Dining In Bosnia: A Review of Chef Alisah’s Restaurantby Jim Gressinger on Feb. 13, 2013, under Restaurant Reviews
I had heard good things about Chef Alisah’s Restaurant and finally had the opportunity to dine there. It’s billed as “European & Bosnian Cuisine”. I think I have dined at every other kind of restaurant available in Southern Arizona, but never Bosnian.
On this chilly Sunday morning in January I had gone to Saddlebrooke, and joined about 300 other skeptics, to experience AZ Daily Star editorial cartoonist, David Fitzsimmons.
Fitz gave us an incisive and very funny talk on the most pressing issues of the day, accompanied with drawn-on-the-spot cartoons, that would have made any seasoned standup comedian envious. If you ever get the chance to experience Fitz, just do it.
Afterward, Dr. Gil, his lovely wife Karen, and I headed back south on Oracle in search of Chef Alisah’s Restaurant. I knew it was roughly at Oracle & Rudasill but it was harder to find than one might think. It’s tucked under some offices in what must have been an old motel a few yards south of Rudasill on the west side of Oracle.
The place was not busy and we were seated right away. Our hostess/waitress was the Chef’s wife. I understand that a son also works there. A couple seated at a nearby table was mid-way through their meal, so I inquired as to what they had ordered and asked if it was any good. Answer: “Sausages,” said one. “Goulash,” said the other. “Excellent!” they declared in unison. Obviously carnivores.
The menu included an assortment of seasoned meats, particularly homemade sausages, and pure vegetarian dishes, such as grilled eggplant with red bell peppers, olive oil, salt & pepper.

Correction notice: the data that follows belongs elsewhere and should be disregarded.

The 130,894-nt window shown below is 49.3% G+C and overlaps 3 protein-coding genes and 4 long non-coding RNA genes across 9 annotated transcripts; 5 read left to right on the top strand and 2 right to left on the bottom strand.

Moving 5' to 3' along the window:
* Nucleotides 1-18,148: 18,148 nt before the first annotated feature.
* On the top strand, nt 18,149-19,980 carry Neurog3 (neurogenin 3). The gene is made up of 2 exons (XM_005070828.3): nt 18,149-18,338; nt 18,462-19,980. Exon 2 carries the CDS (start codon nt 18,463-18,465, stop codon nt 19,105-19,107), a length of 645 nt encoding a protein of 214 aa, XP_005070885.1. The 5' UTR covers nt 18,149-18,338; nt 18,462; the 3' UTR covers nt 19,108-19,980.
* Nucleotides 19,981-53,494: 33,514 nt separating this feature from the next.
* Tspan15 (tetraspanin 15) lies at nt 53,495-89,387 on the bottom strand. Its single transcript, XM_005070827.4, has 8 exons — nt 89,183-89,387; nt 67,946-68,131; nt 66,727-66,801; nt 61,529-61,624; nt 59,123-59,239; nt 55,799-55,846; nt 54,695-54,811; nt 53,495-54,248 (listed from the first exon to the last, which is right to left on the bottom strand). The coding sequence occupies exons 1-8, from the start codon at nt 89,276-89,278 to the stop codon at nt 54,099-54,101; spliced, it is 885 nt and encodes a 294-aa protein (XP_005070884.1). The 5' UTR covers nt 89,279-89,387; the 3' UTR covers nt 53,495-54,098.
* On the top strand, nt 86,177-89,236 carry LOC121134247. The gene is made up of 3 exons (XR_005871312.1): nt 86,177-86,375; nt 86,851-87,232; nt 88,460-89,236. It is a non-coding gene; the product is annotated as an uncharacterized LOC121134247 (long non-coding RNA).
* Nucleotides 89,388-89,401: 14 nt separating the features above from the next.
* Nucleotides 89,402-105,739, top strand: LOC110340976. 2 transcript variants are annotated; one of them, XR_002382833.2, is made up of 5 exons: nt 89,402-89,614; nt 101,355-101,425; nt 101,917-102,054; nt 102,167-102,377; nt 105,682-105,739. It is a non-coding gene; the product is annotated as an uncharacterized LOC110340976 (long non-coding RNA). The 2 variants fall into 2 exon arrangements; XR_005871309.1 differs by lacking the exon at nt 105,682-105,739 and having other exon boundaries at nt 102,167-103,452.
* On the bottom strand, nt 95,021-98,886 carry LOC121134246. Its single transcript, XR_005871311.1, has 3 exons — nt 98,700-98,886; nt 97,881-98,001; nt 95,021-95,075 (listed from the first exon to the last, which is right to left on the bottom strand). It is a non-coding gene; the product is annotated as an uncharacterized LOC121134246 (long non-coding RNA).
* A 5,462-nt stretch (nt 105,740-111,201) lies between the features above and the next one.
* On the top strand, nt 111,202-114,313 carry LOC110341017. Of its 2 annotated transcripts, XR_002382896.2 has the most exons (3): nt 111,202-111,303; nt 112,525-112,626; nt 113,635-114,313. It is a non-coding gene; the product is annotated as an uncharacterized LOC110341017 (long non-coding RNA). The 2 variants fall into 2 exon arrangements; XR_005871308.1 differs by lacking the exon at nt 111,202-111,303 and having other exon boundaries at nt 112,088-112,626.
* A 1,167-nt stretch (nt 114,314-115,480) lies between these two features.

Apparently cabbage is big in Bosnia. Many, perhaps most dishes were served with cabbage salad. There were also a number of cabbage dishes, such as cabbage leaves stuffed with ground beef, rice, onions, peppers & sauerkraut. Salads included cabbage with sheep’s milk cheese, rather than feta.
I think all dishes come with fresh-baked bread, but while the bread was good, and indeed hot-just-outa-the-oven, it was also different from any I have tasted. Sorta like pita, but not. Must have been Bosnian bread. I should have asked.
I ordered the lamb with white beans. The chunks of lamb came in a heavy brown sauce that was very tasty. The meat itself was quite tender.
A salad preceded the main meal and it was OK, but nothing special. However, full disclosure, I’m just not into cabbage or cucumbers. Karen really liked hers. I had all the cucumbers I ever want to see when Ms. Karen & I spent almost a month in the Middle East. Wanting to experience all I could of Bosnia cuisine, I ordered a glass of Cockta, which is some sort of Yugoslavian cola, similar to Pepsi & Coke, but oddly different – more like a mix of Dr. Pepper and cream soda. Way too sweet for my taste, but I had to try it.
Dr. Gil ordered the gulas (Bosnian-Style goulash): seasoned beef squares in a rich sauce and served with white butter rice. I helped myself to a bite. Very tender beef, pleasantly seasoned.
Dr. Gil’s Karen ordered the piletina u sosu od gljiva. You know, chicken in homemade mushroom sauce. Like all of the main dishes, hers came with the ubiquitous cabbage salad and fresh bread.
We all agreed the food was not only very good, but delightfully different from any other place in Southern Arizona. The proportions were ample and the presentation eye-pleasing. The main menu items range from about $12 to $19.
They do have a kids menu and four kinds of desserts, including my favorite, baklava.
Chef Alisah serves no alcoholic beverages. It’s strictly BYOB, but no corkage fee. So, if you don’t like the wine, you know whom to blame.
My understanding is that all the food is prepared from scratch right there in the kitchen. For the benefit of his customers, Chef/Owner Ahmet Alisah is a bit of a control freak. His motto, printed right on the menu, reads: “The only way to have control over it [quality] is to do everything yourself, right on the premises.”
His wife, our waitress, was gracious and attentive. The atmosphere is informal and relaxed, but nice enough to have clean table clothes and clean restrooms.
Chef Alisah’s is not open 24/7. Closed Mondays, they serve lunch Tuesday – Sunday 10:30 to 1:30. Dinners are served Tuesdays – Sundays 5:30 to 9:30.
If you’re looking for a different yet pleasant dining experience, Chef Alisah’s is highly recommended. I will be adding Chef Alisah’s to our 2012 List of the Best Restaurants In Southern Arizona as I update for 2013.